Synopsis: New Orbits for Three Bodies

The surprisingly complex behavior of three gravitationally attracted bodies includes several previously unknown periodic orbits.
Synopsis figure
M. Šuvakov and V. Dmitrašinović, Phys. Rev. Lett. (2013)

Two objects responding to their mutual gravitational attraction adopt simple elliptical orbits for a wide range of initial conditions. But add one more object and things get complicated and generally defy simple mathematical description. One special case, in which the three bodies rotate as a fixed triangle, was identified by Lagrange two centuries ago. But it was not until the 1970s and the 1990s that researchers found two other families of periodic three-body motion.

Now, in Physical Review Letters, Milovan Šuvakov and Veljko Dmitrašinović of the Institute of Physics Belgrade, Serbia, have discovered 13 new families of periodic orbits for three equal masses moving under gravity in a plane. To classify these orbits, which were revealed by numerical simulations, Šuvakov and Dmitrašinović extended a previous analysis in which the evolving shape of the triangular arrangement is mathematically represented by a point on a sphere. The physical orbits correspond to closed paths on the sphere, which avoid so-called “collision” points that correspond to two bodies being in the same place. Using this topological classification scheme, the authors were able to distinguish various orbits by the number of times they wind clockwise and counterclockwise around the forbidden points. Of the 13 new families of periodic motion they found, three are related to previous solutions, but ten fall into three entirely new classes. (A gallery of the trajectories is on display here).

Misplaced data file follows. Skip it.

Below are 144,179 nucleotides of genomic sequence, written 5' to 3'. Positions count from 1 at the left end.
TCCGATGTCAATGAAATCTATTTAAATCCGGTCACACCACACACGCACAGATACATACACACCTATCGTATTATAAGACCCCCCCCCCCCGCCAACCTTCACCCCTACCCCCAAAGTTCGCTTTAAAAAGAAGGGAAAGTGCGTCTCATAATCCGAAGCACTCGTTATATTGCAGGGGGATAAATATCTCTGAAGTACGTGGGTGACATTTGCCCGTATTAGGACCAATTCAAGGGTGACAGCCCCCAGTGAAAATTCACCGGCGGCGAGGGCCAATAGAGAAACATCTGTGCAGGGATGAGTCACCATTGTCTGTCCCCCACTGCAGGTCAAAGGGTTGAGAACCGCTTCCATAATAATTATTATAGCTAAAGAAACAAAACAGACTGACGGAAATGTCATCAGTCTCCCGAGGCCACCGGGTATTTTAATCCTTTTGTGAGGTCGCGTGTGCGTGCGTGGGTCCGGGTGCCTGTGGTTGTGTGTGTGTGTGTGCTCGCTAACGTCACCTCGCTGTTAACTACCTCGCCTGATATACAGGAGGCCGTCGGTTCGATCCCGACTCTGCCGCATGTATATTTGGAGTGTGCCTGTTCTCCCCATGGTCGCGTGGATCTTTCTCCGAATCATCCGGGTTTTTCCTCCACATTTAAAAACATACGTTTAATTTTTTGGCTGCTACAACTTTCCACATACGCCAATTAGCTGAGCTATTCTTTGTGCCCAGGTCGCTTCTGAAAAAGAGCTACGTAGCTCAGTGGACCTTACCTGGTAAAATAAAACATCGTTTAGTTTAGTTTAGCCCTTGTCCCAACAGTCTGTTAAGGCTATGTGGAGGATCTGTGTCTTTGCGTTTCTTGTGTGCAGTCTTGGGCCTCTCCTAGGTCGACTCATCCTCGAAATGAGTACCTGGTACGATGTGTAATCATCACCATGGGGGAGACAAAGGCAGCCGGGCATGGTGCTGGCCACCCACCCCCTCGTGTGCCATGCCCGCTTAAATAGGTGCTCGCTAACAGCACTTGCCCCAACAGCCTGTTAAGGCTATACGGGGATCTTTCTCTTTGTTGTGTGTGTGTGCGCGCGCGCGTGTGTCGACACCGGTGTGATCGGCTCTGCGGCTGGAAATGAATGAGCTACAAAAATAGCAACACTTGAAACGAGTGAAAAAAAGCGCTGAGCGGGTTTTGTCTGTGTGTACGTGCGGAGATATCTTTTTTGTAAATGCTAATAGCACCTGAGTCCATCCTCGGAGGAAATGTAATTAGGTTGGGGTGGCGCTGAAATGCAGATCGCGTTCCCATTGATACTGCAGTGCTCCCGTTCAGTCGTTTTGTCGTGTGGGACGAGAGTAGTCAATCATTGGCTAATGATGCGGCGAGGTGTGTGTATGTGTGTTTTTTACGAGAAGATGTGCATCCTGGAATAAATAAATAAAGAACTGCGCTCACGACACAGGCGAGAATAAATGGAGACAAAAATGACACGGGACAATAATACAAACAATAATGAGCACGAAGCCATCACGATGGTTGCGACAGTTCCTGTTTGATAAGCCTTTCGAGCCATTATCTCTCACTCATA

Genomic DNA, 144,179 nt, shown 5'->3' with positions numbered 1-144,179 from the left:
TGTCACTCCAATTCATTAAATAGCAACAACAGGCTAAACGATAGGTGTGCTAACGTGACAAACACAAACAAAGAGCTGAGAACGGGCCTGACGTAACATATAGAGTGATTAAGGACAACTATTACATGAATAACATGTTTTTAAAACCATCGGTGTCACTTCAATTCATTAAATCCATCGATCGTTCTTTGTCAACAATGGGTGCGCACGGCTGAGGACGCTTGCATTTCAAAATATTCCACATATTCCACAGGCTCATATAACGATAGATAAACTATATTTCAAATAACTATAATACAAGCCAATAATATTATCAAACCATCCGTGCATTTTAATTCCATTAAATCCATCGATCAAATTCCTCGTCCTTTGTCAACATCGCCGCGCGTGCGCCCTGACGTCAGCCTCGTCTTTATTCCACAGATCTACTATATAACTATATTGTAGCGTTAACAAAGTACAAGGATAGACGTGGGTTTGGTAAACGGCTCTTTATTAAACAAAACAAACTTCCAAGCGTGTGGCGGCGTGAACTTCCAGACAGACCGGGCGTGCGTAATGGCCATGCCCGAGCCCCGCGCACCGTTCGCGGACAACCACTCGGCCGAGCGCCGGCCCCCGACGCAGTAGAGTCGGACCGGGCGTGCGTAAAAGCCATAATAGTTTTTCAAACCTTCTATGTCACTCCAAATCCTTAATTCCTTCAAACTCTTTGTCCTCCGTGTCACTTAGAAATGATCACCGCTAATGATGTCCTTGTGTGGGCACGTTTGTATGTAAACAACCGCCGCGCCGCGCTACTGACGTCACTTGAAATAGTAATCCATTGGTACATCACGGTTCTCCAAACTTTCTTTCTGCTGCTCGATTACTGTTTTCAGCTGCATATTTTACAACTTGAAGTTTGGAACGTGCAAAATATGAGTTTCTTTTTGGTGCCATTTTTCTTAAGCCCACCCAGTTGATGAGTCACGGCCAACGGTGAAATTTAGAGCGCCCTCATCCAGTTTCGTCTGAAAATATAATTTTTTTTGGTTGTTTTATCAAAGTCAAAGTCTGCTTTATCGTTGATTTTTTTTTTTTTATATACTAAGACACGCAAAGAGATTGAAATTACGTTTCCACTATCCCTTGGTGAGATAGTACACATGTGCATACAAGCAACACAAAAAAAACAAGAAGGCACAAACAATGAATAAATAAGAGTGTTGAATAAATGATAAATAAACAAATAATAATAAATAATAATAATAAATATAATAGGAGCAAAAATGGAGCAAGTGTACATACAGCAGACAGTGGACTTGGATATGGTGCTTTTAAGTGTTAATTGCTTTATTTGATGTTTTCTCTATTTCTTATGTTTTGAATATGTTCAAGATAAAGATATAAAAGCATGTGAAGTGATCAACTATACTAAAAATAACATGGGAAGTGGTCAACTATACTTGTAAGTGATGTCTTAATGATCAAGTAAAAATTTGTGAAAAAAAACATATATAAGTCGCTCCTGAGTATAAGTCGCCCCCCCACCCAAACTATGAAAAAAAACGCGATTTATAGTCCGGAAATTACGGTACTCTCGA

The complex motions are hard to visualize, and these orbits would only occur in nature for specific starting conditions. But these special solutions could help researchers better understand the surprisingly complex three-body problem. – Don Monroe


Features

More Features »

Announcements

More Announcements »

Subject Areas

GravitationMechanics

Previous Synopsis

Next Synopsis

Quantum Information

Big Shifts on an Atomic Scale

Read More »

Related Articles

Focus: Light Pushes and Pulls
Mechanics

Focus: Light Pushes and Pulls

Two forces coming from a light beam—one based on momentum transfer, the other on thermal effects—drive a tiny gold plate to move in opposite directions. Read More »

Synopsis: Plasma Mirror Mimics Evaporating Black Hole
Gravitation

Synopsis: Plasma Mirror Mimics Evaporating Black Hole

A proposal for using an accelerated plasma mirror to study the black hole information paradox elevates a thought experiment into a potential reality.   Read More »

Focus: Why Some Gels Shrink under Stress
Mechanics

Focus: Why Some Gels Shrink under Stress

The gel material that helps blood clot in a wound has anomalous material properties because of the interaction between the gel's fluid and its microscopic fiber network, according to experiments. Read More »

More Articles